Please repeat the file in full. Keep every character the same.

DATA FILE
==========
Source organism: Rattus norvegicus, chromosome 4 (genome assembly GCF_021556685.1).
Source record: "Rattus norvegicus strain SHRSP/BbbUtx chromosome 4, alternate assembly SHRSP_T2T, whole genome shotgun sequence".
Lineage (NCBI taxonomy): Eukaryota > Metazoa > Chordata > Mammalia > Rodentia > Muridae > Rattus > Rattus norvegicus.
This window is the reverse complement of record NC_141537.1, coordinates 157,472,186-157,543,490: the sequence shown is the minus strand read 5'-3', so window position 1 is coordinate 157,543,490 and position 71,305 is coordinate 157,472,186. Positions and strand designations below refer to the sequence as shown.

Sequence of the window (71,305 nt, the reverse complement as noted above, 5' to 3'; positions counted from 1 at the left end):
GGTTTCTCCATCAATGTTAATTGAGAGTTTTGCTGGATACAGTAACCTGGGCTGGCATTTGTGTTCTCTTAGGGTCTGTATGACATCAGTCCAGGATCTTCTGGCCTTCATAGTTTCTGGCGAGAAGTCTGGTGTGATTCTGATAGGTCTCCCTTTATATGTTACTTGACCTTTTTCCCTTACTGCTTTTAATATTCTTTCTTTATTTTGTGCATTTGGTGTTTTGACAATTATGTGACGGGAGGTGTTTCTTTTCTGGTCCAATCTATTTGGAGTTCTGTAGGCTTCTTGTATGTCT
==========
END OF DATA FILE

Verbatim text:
Source organism: Rattus norvegicus, chromosome 4 (genome assembly GCF_021556685.1).
Source record: "Rattus norvegicus strain SHRSP/BbbUtx chromosome 4, alternate assembly SHRSP_T2T, whole genome shotgun sequence".
Lineage (NCBI taxonomy): Eukaryota > Metazoa > Chordata > Mammalia > Rodentia > Muridae > Rattus > Rattus norvegicus.
This window is the reverse complement of record NC_141537.1, coordinates 157,472,186-157,543,490: the sequence shown is the minus strand read 5'-3', so window position 1 is coordinate 157,543,490 and position 71,305 is coordinate 157,472,186. Positions and strand designations below refer to the sequence as shown.

Sequence of the window (71,305 nt, the reverse complement as noted above, 5' to 3'; positions counted from 1 at the left end):
GGTTTCTCCATCAATGTTAATTGAGAGTTTTGCTGGATACAGTAACCTGGGCTGGCATTTGTGTTCTCTTAGGGTCTGTATGACATCAGTCCAGGATCTTCTGGCCTTCATAGTTTCTGGCGAGAAGTCTGGTGTGATTCTGATAGGTCTCCCTTTATATGTTACTTGACCTTTTTCCCTTACTGCTTTTAATATTCTTTCTTTATTTTGTGCATTTGGTGTTTTGACAATTATGTGACGGGAGGTGTTTCTTTTCTGGTCCAATCTATTTGGAGTTCTGTAGGCTTCTTGTATGTCT